The nucleus of my research program is our blood coagulation testing to examine areas of evolutionary convergence and how these novel toxins can be used for drug design and development.
This research is facilitated by our core equipment: a Stago STA-R Max coagulation analyzer, a Flouroskan with CAT (calibrated automatic thrombogram) software, 2 TEG5000 thrombelastograph hemostasis analyzers and a Chronolog platelet aggregometer.
Our research into this area has been investigating a wide range of venoms while developing innovative protocols. For example, our recent paper on Echis (saw-scaled venoms) showed that the two African antivenoms were only effective against snakes from restricted ranges. The ICP Echi-Tab antivenom performed well against West African saw-scaled vipers with little cross-reactivity against East African venoms, reflective of only West African venoms being used in the immunising mixture. In contrast the SAVP Echis antivenom is made using both East and West African venoms and while it performed best against the East African saw-scaled vipers, it still neutralised West African venoms, albeit at a lower level than it did against East African and at a considerably lower level than Echi-Tab did against East African venoms. The Indian SII and VINS antivenoms failed against the Indian saw-scaled viper from a range different to the one used for the antivenom production, and failed completely against African saw-scaled vipers. The research highlights an urgent public health issue, as all four antivenoms are being sold in Africa to treat saw-scaled vipers’ bites. In African regions where Indian antivenoms have been used, the death rate increased twenty-fold due to their complete failure.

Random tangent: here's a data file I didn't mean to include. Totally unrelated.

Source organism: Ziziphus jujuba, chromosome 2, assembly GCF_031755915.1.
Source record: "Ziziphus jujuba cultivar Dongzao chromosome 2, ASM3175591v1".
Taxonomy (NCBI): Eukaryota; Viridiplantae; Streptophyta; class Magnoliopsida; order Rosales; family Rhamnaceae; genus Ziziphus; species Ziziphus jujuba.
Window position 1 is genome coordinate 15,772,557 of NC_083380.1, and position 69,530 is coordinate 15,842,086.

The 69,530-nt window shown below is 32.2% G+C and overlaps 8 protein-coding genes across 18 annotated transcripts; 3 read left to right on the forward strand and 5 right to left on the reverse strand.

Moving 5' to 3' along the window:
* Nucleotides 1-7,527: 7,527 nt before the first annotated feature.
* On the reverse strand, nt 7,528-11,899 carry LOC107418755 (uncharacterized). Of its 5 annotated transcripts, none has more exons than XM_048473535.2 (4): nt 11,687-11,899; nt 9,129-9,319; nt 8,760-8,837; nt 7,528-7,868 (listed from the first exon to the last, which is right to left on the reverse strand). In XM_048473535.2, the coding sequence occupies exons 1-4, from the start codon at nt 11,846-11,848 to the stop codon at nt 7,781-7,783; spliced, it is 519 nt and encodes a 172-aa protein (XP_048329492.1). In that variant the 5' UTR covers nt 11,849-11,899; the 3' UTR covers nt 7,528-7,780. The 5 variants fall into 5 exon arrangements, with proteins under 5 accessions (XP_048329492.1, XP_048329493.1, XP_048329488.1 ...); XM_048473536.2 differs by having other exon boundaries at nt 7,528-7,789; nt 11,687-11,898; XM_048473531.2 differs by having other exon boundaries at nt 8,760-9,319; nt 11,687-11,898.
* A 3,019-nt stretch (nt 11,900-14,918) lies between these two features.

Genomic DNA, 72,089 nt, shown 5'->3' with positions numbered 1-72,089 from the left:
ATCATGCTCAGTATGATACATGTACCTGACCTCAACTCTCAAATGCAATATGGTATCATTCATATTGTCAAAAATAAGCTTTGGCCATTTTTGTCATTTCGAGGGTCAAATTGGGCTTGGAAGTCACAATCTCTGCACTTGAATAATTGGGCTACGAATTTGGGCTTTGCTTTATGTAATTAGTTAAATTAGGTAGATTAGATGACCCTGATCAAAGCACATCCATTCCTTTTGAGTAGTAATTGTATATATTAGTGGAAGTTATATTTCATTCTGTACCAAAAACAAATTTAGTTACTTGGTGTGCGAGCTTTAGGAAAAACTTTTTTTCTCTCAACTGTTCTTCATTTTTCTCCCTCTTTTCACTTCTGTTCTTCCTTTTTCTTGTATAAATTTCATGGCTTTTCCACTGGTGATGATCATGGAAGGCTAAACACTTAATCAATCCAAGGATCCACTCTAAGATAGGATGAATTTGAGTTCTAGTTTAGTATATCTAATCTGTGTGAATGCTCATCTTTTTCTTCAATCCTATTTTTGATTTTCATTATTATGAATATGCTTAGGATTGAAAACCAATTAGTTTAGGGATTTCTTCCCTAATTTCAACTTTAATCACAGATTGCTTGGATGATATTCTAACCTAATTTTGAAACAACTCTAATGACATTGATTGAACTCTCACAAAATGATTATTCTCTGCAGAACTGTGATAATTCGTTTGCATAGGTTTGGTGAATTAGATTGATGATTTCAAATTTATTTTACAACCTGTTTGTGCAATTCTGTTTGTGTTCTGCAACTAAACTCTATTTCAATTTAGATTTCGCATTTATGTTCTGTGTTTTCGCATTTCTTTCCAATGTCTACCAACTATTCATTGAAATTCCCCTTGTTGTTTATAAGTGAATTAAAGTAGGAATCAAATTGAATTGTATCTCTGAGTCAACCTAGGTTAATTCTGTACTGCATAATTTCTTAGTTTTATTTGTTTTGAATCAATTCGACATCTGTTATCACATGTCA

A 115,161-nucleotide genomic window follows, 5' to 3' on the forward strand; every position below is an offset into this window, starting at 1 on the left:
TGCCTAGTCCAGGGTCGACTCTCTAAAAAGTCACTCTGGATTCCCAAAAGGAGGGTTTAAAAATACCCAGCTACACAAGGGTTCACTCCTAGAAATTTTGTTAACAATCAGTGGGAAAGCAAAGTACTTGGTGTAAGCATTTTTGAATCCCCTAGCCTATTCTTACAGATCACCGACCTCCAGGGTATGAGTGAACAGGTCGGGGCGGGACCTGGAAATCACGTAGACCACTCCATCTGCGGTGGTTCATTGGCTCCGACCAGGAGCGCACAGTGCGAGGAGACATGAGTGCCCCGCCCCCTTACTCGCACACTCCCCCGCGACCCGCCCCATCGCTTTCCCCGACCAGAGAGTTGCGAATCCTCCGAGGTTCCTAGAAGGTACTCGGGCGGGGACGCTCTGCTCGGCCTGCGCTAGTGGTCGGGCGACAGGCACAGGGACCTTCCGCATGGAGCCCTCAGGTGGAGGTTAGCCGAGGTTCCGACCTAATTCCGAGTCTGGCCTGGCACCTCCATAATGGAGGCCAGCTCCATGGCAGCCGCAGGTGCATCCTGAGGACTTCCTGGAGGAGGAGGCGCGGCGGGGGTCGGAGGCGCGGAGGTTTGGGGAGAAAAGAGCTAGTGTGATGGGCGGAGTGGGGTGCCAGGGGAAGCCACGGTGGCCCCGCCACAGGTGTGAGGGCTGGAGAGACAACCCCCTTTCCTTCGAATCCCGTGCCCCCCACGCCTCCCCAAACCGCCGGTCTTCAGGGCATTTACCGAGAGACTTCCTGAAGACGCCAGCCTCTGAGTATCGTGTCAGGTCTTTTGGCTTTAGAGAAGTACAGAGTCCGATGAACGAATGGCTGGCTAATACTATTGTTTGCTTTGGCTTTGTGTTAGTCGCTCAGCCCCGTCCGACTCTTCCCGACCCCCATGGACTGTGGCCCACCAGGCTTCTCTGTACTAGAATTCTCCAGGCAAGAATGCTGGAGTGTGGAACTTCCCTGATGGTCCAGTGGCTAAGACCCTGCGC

The protocols we developed in the study on Echis (saw-scaled venoms) challenged the long-used WHO protocols which ascertained efficacy through a prolonged preincubation (>30 minutes) of venom with antivenom prior to lethality challenges in mice. We considered this a biologically unrealistic period of time as venom and antivenom would not be in proximity to each other for so long in the blood stream as this is a dynamic, fast-moving system. In this study, we developed protocols that involved only 2 minute incubation times while also rigorously interrogating the venoms for their dependency upon the biochemical cofactors calcium and phospholipid, as we also did in the study on the tiger-snake clade consisting of Hoplocephalus, Notechis, Paroplocephalus and Tropidechis in addition to other Australian snakes such as brown snakes and the ontogenetic change in the venom and overseas snakes including boomslangs (Dispholidus typus) and twig snakes (Thelatornis mossambicus),